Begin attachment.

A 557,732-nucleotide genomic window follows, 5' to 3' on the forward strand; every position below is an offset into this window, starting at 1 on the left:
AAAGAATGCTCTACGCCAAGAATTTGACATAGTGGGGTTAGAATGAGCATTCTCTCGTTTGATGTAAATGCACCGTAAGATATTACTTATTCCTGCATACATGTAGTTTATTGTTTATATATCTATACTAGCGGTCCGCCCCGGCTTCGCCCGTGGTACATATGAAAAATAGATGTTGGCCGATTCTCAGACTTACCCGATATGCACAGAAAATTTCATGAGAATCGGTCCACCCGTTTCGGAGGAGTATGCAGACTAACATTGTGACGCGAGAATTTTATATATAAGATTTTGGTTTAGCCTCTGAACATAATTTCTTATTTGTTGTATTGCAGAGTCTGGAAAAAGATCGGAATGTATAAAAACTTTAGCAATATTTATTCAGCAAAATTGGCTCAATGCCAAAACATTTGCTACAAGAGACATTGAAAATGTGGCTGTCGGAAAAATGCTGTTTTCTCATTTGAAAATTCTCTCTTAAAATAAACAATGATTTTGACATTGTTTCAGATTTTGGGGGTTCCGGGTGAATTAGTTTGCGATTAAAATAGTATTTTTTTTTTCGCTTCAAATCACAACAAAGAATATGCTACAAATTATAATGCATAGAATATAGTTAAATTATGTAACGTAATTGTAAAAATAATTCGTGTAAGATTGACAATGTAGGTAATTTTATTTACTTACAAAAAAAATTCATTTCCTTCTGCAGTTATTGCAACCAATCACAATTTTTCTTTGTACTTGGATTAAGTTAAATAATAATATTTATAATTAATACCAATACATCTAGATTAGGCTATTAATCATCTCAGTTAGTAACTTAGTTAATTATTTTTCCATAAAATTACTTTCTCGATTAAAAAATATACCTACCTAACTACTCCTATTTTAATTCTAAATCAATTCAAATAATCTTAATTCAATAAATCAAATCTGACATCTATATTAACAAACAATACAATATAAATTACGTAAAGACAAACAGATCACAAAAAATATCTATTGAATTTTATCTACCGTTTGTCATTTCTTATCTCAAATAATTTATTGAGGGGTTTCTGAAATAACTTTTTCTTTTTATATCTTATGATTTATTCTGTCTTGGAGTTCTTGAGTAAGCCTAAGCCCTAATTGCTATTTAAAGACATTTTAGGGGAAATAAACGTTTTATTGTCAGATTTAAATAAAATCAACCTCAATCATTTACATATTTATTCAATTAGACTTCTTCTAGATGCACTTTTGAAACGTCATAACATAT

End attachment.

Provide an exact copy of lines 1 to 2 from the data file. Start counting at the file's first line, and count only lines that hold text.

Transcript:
A 557,732-nucleotide genomic window follows, 5' to 3' on the forward strand; every position below is an offset into this window, starting at 1 on the left:
AAAGAATGCTCTACGCCAAGAATTTGACATAGTGGGGTTAGAATGAGCATTCTCTCGTTTGATGTAAATGCACCGTAAGATATTACTTATTCCTGCATACATGTAGTTTATTGTTTATATATCTATACTAGCGGTCCGCCCCGGCTTCGCCCGTGGTACATATGAAAAATAGATGTTGGCCGATTCTCAGACTTACCCGATATGCACAGAAAATTTCATGAGAATCGGTCCACCCGTTTCGGAGGAGTATGCAGACTAACATTGTGACGCGAGAATTTTATATATAAGATTTTGGTTTAGCCTCTGAACATAATTTCTTATTTGTTGTATTGCAGAGTCTGGAAAAAGATCGGAATGTATAAAAACTTTAGCAATATTTATTCAGCAAAATTGGCTCAATGCCAAAACATTTGCTACAAGAGACATTGAAAATGTGGCTGTCGGAAAAATGCTGTTTTCTCATTTGAAAATTCTCTCTTAAAATAAACAATGATTTTGACATTGTTTCAGATTTTGGGGGTTCCGGGTGAATTAGTTTGCGATTAAAATAGTATTTTTTTTTTCGCTTCAAATCACAACAAAGAATATGCTACAAATTATAATGCATAGAATATAGTTAAATTATGTAACGTAATTGTAAAAATAATTCGTGTAAGATTGACAATGTAGGTAATTTTATTTACTTACAAAAAAAATTCATTTCCTTCTGCAGTTATTGCAACCAATCACAATTTTTCTTTGTACTTGGATTAAGTTAAATAATAATATTTATAATTAATACCAATACATCTAGATTAGGCTATTAATCATCTCAGTTAGTAACTTAGTTAATTATTTTTCCATAAAATTACTTTCTCGATTAAAAAATATACCTACCTAACTACTCCTATTTTAATTCTAAATCAATTCAAATAATCTTAATTCAATAAATCAAATCTGACATCTATATTAACAAACAATACAATATAAATTACGTAAAGACAAACAGATCACAAAAAATATCTATTGAATTTTATCTACCGTTTGTCATTTCTTATCTCAAATAATTTATTGAGGGGTTTCTGAAATAACTTTTTCTTTTTATATCTTATGATTTATTCTGTCTTGGAGTTCTTGAGTAAGCCTAAGCCCTAATTGCTATTTAAAGACATTTTAGGGGAAATAAACGTTTTATTGTCAGATTTAAATAAAATCAACCTCAATCATTTACATATTTATTCAATTAGACTTCTTCTAGATGCACTTTTGAAACGTCATAACATAT